Every spring this happens: I blink, and rhubarb season passes. And in one second, my to-make list of rhubarb recipes dissolves, my thoughts shifting to stone fruits and no-cook dinners and popsicles. Before we know it, it will be the Fourth of July, and I, my mother’s daughter, will be declaring summer over. Ugh, depressing.
I think I might, however, have a solution to these time-passing-too-quickly woes: rhubarb schnapps, a mixture of chopped rhubarb, sugar and vodka, the cheapest you can find, Nigella insists. Sounds like a win, right?
Let’s hope. Unfortunately, this is another one of those recipes whose success I cannot guarantee. In six weeks, I will report back, but as with the lemons, won’t it be more fun come mid-July to open our Mason jars together?
Perhaps I’m taking a chance. But at this present moment, I can’t imagine a better union of three ingredients to bet on. And at this present moment, could there be a kitchen task more worth its risk, the upshot being rhubarb liqueur, the most-adored flavor of spring captured in high-octane, liquid form? In just one day, the vodka has leached most of the pink from the rhubarb, giving the schnapps-in-progress a beautiful, rosy hue. I am so looking forward to tapping into this jar in just a few short weeks.
Friends, I urge you: don’t blink. Scrounge for those rhubarb stalks languishing in your nearest market; forage in your neighbor’s backyard. We’ll toast your efforts in six weeks. Nothing will taste sweeter. Cheers, and best of luck.
Another one of my favorites from How to Be a Domestic Goddess: rhubarb cornmeal cake:
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Source: How To Be A Domestic Goddess
1 1/4 lbs. (about) rhubarb, cleaned and trimmed
1 1/2 cups sugar
1 liter vodka, cheap is just fine
1. Chop the rhubarb and divide it between two 1-liter jars or one 2-liter jars. Add 3/4 cup sugar to each jar or all of the sugar to the 2-liter jar, put the lids on and shake well. Unscrew the lids and pour 2 1/4 cups of vodka into each to fill or all of the vodka into the larger jar.
2. Close the lids, put the jars somewhere cool and dark for at least 6 weeks and up to 6 months. If you remember, shake the jars every day or every other day for the first month or so.
3. Strain into a pitcher, then pour into a bottle.
Rhubarb Cornmeal Cake
Adapted from How To Be A Domestic Goddess
Note: Original recipe included cinnamon, which I omit. I have increased the salt and vanilla, too, but otherwise I follow the recipe. I love this cake — the cornmeal adds a creaminess as well as a lovely crunchy texture, and it’s a snap to throw together.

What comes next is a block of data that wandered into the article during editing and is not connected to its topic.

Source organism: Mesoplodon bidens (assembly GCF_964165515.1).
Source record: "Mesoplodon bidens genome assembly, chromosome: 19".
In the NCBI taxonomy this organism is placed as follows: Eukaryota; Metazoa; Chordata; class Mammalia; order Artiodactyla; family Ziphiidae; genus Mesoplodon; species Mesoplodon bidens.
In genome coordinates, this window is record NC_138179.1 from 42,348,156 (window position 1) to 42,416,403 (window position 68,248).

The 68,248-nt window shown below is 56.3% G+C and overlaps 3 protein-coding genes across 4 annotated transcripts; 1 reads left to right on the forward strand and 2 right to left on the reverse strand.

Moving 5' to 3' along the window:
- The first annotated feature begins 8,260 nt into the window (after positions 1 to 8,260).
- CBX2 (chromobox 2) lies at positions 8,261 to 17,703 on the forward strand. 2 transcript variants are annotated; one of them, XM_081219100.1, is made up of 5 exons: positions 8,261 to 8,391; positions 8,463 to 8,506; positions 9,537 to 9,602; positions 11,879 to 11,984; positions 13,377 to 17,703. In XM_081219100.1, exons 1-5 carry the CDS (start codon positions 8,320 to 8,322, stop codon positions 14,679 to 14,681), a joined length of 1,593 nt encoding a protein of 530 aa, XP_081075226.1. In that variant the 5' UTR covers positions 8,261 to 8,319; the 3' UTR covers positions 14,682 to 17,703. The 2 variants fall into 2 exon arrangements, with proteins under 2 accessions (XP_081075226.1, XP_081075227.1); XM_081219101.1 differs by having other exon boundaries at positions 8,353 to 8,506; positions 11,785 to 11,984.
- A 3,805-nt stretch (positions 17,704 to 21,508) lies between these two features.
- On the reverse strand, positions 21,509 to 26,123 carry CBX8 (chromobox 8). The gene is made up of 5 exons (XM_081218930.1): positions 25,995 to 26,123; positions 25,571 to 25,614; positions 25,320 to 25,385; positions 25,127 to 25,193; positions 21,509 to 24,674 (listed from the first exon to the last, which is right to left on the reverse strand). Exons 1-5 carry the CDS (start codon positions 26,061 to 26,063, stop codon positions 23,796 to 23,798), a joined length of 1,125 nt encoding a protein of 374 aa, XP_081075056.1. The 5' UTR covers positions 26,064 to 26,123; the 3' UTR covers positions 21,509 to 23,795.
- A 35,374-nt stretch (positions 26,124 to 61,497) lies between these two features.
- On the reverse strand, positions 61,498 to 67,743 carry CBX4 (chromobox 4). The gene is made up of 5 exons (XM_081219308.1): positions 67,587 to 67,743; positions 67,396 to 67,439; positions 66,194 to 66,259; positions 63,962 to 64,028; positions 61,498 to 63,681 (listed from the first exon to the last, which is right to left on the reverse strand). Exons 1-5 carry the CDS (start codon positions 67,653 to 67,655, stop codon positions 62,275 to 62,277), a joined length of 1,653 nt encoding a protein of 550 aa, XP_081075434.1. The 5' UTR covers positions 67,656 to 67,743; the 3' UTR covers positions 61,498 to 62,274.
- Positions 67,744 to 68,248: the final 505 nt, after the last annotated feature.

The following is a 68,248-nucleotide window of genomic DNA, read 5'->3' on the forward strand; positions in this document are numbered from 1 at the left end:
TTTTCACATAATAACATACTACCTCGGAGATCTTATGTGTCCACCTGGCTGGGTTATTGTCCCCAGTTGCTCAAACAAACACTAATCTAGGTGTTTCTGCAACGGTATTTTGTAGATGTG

1 pound 2 ounces (510 g) rhubarb
1 cup (232 g) sugar
1 cup (128 g) all-purpose flour
1 tsp baking soda
1/2 tsp salt
1/2 cup plus 2 Tbsp (90g) fine cornmeal
2 large eggs
1 tablespoon vanilla extract
1/2 cup (4 oz | 113 g) unsalted butter (soft)
1 cup plus 2 Tbsp plain, whole milk yogurt
9-inch springform pan, buttered and lined with parchment or wax paper
1. Preheat oven to 350 F.
2. Wash and dry the rhubarb if necessary, and then trim, removing and stringy bits, and cut into 1/2 inch slices. Put into bowl and cover with 1/3 cup of the sugar, while you get on with the rest of the cake. Don’t let the rhubarb stand for more than half an hour or the sugar will make to much liquid seep out.
3. Mix the flour, baking soda, salt, and cornmeal together. With a fork, beat the eggs with the vanilla in a measuring cup or small bowl. In a large bowl (I used my stand mixer), cream the butter and the rest of the sugar, then gradually add the egg and vanilla mixture, beating while you do so. Then add the flour-cornmeal mixture alternately with the yogurt. They just need to be combined: don’t overmix.
4. Finally, add the rhubarb together with its sugary, pink juices, folding in to mix, and then pour the speckled batter into the prepared pan. Put in the preheated oven and bake for about 55 minutes to 1 hour or until springy to the touch. You may need to cover it with foil after about 40 minutes so that the top doesn’t scorch. Let cool in the pan on a wire rack for a while before unmolding.
This one might have preferred angel food cake.